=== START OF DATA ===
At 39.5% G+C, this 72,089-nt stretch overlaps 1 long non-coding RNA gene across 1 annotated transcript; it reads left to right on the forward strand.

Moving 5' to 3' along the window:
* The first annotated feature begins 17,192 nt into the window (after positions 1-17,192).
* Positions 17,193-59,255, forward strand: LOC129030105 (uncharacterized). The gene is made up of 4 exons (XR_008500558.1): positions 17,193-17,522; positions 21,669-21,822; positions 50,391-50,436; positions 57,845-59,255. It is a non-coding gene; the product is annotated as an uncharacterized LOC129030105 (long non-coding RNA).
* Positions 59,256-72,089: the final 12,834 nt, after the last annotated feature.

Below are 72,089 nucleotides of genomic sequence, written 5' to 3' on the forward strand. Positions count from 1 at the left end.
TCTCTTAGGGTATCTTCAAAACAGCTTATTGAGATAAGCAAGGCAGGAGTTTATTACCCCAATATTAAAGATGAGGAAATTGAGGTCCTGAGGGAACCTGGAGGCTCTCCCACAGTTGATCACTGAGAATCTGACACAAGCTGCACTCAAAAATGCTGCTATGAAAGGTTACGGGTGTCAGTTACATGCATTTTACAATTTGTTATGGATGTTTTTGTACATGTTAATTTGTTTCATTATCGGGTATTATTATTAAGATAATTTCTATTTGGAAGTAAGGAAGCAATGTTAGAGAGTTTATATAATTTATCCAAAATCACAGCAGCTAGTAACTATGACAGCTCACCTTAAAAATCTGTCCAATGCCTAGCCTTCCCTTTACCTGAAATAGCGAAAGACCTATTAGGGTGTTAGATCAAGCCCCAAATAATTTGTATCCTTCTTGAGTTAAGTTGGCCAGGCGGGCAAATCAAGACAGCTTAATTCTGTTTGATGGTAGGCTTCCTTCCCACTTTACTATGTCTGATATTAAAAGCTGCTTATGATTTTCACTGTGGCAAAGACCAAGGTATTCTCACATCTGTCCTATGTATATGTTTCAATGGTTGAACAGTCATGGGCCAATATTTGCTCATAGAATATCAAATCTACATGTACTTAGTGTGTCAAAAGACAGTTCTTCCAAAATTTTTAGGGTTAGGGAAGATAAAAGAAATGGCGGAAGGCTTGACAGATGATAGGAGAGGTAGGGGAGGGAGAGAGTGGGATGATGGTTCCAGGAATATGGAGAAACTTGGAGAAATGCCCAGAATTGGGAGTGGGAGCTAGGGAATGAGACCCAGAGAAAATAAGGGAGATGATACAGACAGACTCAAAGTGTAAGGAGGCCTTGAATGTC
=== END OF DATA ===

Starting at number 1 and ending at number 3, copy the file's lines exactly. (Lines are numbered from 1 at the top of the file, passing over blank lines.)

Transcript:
At 39.5% G+C, this 72,089-nt stretch overlaps 1 long non-coding RNA gene across 1 annotated transcript; it reads left to right on the forward strand.

Moving 5' to 3' along the window:
* The first annotated feature begins 17,192 nt into the window (after positions 1-17,192).